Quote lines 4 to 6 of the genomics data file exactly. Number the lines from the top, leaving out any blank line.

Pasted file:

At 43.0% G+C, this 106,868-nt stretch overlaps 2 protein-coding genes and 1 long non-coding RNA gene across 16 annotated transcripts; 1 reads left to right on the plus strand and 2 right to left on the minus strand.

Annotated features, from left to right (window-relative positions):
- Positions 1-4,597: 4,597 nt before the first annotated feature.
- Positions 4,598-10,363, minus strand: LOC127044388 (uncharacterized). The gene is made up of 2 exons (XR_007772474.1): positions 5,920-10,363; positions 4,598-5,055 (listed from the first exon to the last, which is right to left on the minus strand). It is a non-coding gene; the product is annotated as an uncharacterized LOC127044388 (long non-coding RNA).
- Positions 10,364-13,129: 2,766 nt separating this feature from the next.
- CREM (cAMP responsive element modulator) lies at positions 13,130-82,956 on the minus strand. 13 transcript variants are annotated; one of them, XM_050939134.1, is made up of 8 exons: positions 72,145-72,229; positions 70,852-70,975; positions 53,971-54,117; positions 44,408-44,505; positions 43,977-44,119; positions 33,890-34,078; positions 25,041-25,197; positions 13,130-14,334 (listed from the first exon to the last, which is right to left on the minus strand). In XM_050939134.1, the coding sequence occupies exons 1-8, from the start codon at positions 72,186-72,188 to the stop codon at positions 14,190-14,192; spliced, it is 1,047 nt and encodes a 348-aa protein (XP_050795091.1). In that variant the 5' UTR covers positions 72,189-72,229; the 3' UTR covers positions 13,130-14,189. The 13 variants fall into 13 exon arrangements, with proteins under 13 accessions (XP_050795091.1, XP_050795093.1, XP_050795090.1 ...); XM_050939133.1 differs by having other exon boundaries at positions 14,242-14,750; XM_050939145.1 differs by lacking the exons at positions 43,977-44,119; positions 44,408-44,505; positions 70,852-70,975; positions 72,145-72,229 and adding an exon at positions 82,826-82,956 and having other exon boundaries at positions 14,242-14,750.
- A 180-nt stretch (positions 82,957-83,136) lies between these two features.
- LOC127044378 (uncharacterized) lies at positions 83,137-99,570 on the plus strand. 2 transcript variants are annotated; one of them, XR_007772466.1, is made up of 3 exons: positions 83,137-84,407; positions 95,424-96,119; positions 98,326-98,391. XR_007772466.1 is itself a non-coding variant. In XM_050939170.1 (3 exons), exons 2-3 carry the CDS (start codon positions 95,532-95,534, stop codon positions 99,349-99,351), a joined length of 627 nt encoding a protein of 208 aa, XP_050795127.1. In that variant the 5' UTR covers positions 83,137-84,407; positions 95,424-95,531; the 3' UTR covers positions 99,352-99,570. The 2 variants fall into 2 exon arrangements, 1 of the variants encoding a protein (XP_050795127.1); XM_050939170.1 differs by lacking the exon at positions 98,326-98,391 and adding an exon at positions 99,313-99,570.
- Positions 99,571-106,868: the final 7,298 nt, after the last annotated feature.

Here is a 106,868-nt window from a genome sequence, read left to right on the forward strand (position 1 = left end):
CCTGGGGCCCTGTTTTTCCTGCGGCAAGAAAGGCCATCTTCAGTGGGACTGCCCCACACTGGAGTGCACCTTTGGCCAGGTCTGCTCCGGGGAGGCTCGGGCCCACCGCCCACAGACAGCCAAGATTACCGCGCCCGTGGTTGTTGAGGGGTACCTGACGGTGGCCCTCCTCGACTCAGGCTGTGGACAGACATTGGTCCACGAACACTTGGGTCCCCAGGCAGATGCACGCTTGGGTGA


- Positions 4,598-10,363, minus strand: LOC127044388 (uncharacterized). The gene is made up of 2 exons (XR_007772474.1): positions 5,920-10,363; positions 4,598-5,055 (listed from the first exon to the last, which is right to left on the minus strand). It is a non-coding gene; the product is annotated as an uncharacterized LOC127044388 (long non-coding RNA).
- Positions 10,364-13,129: 2,766 nt separating this feature from the next.
- CREM (cAMP responsive element modulator) lies at positions 13,130-82,956 on the minus strand. 13 transcript variants are annotated; one of them, XM_050939134.1, is made up of 8 exons: positions 72,145-72,229; positions 70,852-70,975; positions 53,971-54,117; positions 44,408-44,505; positions 43,977-44,119; positions 33,890-34,078; positions 25,041-25,197; positions 13,130-14,334 (listed from the first exon to the last, which is right to left on the minus strand). In XM_050939134.1, the coding sequence occupies exons 1-8, from the start codon at positions 72,186-72,188 to the stop codon at positions 14,190-14,192; spliced, it is 1,047 nt and encodes a 348-aa protein (XP_050795091.1). In that variant the 5' UTR covers positions 72,189-72,229; the 3' UTR covers positions 13,130-14,189. The 13 variants fall into 13 exon arrangements, with proteins under 13 accessions (XP_050795091.1, XP_050795093.1, XP_050795090.1 ...); XM_050939133.1 differs by having other exon boundaries at positions 14,242-14,750; XM_050939145.1 differs by lacking the exons at positions 43,977-44,119; positions 44,408-44,505; positions 70,852-70,975; positions 72,145-72,229 and adding an exon at positions 82,826-82,956 and having other exon boundaries at positions 14,242-14,750.